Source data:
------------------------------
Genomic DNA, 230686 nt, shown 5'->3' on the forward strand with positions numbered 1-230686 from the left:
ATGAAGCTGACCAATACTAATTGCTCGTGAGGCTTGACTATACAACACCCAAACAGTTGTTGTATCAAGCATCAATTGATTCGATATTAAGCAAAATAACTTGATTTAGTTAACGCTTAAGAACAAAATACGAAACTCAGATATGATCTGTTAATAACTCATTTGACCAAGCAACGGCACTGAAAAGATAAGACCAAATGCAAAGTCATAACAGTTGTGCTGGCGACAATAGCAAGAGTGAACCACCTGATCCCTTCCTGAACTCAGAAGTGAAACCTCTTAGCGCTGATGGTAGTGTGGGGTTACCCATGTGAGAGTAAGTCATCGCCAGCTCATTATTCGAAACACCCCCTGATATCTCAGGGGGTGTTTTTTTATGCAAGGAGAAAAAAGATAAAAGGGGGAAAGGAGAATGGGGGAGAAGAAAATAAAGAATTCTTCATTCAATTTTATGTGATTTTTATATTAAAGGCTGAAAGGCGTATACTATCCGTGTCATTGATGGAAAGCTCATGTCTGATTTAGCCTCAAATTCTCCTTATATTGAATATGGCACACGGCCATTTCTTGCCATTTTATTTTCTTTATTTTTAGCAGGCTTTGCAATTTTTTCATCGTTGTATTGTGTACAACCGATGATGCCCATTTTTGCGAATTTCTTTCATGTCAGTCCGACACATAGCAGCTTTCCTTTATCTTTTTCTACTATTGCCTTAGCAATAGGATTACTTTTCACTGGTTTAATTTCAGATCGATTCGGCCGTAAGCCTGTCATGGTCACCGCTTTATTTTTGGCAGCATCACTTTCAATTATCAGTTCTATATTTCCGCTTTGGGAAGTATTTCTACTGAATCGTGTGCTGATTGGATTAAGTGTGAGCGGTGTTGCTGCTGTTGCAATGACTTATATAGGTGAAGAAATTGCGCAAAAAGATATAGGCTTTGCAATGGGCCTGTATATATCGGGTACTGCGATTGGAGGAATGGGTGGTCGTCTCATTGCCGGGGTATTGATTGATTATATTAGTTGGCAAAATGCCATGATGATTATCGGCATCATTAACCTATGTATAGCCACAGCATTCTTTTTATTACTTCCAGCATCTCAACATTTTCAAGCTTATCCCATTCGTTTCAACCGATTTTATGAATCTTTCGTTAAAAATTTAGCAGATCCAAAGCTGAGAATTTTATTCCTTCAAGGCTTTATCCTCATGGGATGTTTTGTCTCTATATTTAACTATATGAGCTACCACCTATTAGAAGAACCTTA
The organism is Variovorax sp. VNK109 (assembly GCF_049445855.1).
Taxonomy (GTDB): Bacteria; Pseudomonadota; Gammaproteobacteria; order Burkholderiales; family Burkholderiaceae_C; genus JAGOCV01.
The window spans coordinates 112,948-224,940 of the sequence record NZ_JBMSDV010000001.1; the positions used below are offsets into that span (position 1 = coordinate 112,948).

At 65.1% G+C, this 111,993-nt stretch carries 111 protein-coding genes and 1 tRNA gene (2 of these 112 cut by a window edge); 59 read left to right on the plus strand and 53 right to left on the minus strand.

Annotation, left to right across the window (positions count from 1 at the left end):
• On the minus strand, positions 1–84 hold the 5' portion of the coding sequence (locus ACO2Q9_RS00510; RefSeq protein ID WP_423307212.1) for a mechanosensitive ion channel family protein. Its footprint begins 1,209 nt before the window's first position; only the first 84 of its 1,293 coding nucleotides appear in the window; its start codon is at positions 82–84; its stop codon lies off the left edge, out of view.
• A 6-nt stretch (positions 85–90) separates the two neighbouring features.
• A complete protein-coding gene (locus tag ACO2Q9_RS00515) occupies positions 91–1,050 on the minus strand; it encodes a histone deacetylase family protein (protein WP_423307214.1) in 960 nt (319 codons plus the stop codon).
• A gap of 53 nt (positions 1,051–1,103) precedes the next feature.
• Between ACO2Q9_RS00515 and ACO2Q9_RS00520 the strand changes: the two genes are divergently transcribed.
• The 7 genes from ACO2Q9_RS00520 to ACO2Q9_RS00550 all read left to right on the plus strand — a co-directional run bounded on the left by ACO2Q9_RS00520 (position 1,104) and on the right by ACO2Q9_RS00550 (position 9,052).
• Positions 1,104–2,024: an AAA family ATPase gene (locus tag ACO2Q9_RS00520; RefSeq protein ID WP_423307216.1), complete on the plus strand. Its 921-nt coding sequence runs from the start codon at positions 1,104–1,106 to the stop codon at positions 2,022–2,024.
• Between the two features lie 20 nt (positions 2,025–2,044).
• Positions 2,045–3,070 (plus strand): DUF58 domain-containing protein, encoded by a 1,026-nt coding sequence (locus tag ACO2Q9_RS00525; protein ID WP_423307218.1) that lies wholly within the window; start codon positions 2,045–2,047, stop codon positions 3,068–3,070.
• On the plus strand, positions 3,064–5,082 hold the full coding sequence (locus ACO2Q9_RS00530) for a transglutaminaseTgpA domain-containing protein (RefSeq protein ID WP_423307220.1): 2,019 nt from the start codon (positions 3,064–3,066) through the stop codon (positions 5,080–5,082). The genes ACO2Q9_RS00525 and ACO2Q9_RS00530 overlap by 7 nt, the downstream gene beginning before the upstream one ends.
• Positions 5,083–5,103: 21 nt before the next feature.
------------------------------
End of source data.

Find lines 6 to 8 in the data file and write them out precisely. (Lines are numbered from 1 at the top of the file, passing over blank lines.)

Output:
At 65.1% G+C, this 111,993-nt stretch carries 111 protein-coding genes and 1 tRNA gene (2 of these 112 cut by a window edge); 59 read left to right on the plus strand and 53 right to left on the minus strand.

Annotation, left to right across the window (positions count from 1 at the left end):
• On the minus strand, positions 1–84 hold the 5' portion of the coding sequence (locus ACO2Q9_RS00510; RefSeq protein ID WP_423307212.1) for a mechanosensitive ion channel family protein. Its footprint begins 1,209 nt before the window's first position; only the first 84 of its 1,293 coding nucleotides appear in the window; its start codon is at positions 82–84; its stop codon lies off the left edge, out of view.